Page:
Yet another light on experience, Dance City is developing rapidly. In the running, he put The Factor in close while racing into the first turn but himself was leaned on by Sway Away a sixteenth from the finish, shrugging off the light contact and holding determinedly along the rail. Considering he was balky while being loaded, delaying the start, it was quite the effort.
Chances are much will be made of Nehro’s galloping out strongly passed the winner, but it should be noted that Archarcharch saved ground at no time during the nine furlongs, rallying four wide on the turn, his momentum carrying him six wide into the straight.
Additionally, Archarcharch moved into the teeth of a still lively pace, forcing him to be handled strongly at the finish as Nehro rapidly approached. The latter, given his strong rally placing in New Orleans, too, will have a sizable bandwagon by the time the circus arrives in Louisville.
HRI is setting the over-under on the Kentucky Derby post time favorite, likely to be Dialed In, at 5-to-1. Hope you all got a generous price on your future-bet choices. This looks like another year where if you bet the winner on Kentucky Derby day, you’re going to be rewarded handsomely.
HRI Derby Power 10, Week 10:
1. Dialed In (36) With each passing prep, Nick Zito-trained runner looks better and better--at least as long as he remains happy and healthy in Garbo-like Palm Meadows. Recently breezed a half mile and is scheduled to have one more timed workout before May 7.
2. Toby's Corner (21) Peaking at the right time, obviously, his closing fractions winning the Wood Memorial look better and better with each prep on this year’s long and particularly winding road. Appears that the blinkers made a man of him.
3. Archarcharch (18) You might not like the Derby chances of a horse trained by a man whose nickname is Jinks, but that’s the only knock we could fabricate. William Fires has done a superb job with this very tough and honest racehorse and Jon Court really gets along with this guy.
4. Mucho Macho Man (15) “It’s a little nerve wracking,” said majority owner Dean Reeves of the run-up to Derby while en route to Lexington Saturday morning. Trainer Kathy Ritvo very pleased with Saturday‘s 7 furlongs in 1:23 3/5 and strong gallop-out. His Louisiana Derby third flattered by Nehro at Oaklawn Park.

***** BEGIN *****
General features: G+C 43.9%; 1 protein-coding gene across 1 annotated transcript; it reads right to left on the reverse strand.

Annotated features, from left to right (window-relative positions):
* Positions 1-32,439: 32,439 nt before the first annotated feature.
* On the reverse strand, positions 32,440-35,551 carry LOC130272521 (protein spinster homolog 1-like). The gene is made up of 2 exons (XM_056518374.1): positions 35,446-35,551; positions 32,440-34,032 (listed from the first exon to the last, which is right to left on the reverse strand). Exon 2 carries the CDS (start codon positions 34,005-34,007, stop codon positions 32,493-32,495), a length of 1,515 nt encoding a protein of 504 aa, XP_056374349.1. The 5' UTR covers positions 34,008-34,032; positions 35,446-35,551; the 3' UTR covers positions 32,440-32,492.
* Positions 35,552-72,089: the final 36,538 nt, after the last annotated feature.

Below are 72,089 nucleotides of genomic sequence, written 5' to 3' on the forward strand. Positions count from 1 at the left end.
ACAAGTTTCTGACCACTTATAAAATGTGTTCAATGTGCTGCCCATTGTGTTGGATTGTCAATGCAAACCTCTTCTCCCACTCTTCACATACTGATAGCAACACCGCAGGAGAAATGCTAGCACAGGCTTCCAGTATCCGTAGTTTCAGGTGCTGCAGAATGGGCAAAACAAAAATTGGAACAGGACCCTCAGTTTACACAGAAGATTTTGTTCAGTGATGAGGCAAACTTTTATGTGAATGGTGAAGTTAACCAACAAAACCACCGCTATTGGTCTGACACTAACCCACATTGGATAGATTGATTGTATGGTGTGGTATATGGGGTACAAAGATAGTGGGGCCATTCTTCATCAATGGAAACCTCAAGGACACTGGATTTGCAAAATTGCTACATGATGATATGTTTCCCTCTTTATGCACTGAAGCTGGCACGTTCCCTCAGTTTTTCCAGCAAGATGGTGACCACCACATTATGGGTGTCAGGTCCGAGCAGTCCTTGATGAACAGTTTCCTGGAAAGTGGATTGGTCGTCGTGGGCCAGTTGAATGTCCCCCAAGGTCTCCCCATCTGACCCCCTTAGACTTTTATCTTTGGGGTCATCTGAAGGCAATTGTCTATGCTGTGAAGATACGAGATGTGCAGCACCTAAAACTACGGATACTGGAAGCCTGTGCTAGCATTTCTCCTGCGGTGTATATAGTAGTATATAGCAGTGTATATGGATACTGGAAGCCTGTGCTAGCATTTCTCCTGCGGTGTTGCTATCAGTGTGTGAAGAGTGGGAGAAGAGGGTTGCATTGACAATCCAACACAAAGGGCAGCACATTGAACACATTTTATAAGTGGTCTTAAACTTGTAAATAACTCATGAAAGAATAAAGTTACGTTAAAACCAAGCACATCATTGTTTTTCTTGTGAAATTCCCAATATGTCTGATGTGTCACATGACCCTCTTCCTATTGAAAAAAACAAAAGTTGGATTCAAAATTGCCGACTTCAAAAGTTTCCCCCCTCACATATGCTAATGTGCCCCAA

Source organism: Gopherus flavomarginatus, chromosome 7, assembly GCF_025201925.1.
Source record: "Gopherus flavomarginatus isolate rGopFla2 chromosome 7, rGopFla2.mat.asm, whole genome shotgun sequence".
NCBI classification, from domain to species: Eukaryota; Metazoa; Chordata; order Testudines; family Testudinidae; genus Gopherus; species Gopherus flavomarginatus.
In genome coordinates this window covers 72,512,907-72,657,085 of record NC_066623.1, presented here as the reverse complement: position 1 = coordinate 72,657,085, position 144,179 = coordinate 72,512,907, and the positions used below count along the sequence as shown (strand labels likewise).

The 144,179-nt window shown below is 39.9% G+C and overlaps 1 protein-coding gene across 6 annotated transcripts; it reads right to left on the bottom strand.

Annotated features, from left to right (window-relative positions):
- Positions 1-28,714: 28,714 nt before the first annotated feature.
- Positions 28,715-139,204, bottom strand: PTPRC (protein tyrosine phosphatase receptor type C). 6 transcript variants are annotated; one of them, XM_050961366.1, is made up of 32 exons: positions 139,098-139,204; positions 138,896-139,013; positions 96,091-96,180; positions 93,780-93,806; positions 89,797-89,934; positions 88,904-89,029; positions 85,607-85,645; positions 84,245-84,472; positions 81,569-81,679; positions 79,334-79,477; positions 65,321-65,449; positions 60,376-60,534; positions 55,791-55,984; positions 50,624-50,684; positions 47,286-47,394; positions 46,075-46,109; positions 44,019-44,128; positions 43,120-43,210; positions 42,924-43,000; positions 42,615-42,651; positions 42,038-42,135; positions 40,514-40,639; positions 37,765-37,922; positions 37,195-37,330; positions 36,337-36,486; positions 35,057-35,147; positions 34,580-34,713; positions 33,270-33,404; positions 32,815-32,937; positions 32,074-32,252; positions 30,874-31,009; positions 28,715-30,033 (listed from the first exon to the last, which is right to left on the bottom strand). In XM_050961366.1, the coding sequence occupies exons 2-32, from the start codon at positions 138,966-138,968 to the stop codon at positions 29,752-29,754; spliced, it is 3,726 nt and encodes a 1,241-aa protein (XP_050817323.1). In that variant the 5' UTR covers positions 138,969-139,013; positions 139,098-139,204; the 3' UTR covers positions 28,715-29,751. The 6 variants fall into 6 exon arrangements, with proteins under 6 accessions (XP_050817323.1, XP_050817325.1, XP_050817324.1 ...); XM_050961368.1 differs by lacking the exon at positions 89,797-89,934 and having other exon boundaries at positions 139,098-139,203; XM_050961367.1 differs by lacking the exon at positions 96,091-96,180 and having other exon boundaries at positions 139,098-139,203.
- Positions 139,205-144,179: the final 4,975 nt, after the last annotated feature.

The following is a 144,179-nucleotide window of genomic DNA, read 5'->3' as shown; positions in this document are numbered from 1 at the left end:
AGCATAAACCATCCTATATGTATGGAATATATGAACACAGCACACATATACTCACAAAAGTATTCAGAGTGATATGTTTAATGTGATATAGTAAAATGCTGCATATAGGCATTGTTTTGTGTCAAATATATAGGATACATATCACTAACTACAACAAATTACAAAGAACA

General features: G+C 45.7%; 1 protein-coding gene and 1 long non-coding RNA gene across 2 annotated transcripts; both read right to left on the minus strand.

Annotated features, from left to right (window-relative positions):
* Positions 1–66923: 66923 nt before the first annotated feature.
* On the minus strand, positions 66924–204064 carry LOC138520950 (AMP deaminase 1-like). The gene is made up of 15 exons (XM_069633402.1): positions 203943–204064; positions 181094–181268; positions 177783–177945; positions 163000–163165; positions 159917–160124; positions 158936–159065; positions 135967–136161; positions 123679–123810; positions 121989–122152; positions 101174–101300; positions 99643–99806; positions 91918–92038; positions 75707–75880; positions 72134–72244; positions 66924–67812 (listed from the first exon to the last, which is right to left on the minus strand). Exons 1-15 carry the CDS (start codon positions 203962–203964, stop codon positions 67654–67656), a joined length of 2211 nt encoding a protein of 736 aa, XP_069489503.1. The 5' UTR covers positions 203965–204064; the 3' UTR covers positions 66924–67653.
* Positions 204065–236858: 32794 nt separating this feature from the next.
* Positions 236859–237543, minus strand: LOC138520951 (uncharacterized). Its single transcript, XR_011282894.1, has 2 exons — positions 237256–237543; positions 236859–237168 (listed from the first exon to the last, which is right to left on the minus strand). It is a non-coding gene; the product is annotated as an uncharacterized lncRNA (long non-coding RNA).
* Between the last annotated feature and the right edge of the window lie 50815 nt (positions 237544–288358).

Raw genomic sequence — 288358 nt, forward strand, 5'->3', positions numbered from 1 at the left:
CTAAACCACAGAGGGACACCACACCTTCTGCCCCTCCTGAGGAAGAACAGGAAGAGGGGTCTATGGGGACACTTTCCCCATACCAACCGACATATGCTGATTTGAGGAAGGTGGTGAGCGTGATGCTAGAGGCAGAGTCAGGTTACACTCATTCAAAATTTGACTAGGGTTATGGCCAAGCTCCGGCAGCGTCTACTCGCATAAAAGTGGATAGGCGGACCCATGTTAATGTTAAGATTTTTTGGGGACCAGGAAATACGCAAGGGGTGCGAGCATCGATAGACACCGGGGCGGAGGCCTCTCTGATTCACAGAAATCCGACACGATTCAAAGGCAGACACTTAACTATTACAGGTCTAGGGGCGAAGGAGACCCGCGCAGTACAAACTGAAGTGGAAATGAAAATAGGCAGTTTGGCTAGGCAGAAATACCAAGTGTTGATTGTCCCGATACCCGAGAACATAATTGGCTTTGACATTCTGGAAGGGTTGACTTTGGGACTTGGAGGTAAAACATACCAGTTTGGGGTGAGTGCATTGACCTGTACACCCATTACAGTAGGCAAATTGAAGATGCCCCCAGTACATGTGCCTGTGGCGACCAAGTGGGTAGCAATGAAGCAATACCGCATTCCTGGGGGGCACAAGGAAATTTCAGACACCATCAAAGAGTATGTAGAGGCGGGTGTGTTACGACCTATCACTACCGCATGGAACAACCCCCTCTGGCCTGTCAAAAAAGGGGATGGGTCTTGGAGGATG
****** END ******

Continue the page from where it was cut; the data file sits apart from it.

5. Uncle Mo (14) I know a few wise guys who were willing to lay a price on Saturday morning that the Wood disappointment would not be on the plane for Louisville on Monday. Well, he’s at Churchill Downs and is back in the Derby mix. How prominently depends how he trains from now until May’s first Saturday.
6. Nehro (13) Talk about peaking at the right time, a real picture-under-word-in-dictionary horse. Even though the pace set his style up beautifully in Hot Springs, it’s hard not to be impressed by his strong late run and gallop-out. Was not helped by standing in the gate a long time awaiting the delayed start.
6. Soldat (13) Since his Florida Derby non-effort failed to prove one way or another whether or not he can be rated, if he has a few good weeks the always hot-paced Kentucky Derby would be a helluva spot to find out. Much will depend on his training, too.
8. Jaycito (10) Talented colt finds himself in a terrible position. The foot abcess necessitating his Santa Anita Derby scratch and entrance in Saturday’s Coolmore Lexington will leave him precious little recovery time. He needs to run very well; just not very, very well.
9. Shackleford (9) Proved in the Florida Derby that he can take pressure and keeping on going. This gritty fighter will need a few defections in Louisville to test that theory, however.
10. Master of Hounds (8) If there ever was a year when a Dubai performer could break through in America’s Race, 2011 looks like it. Can’t blame connections for taking a shot on a successful transition from Tapeta to dirt. His UAE Derby effort impressed.
10. The Factor (8) Trainer Bob Baffert said the colt displaced his soft palate while resenting the rating tactics. If that turns out to be the case, The Factor had a legitimate excuse. Horses often rebound big time with a minor procedure to correct the problem. Look for Garcia to be quarter-horsing from the gate in Louisville.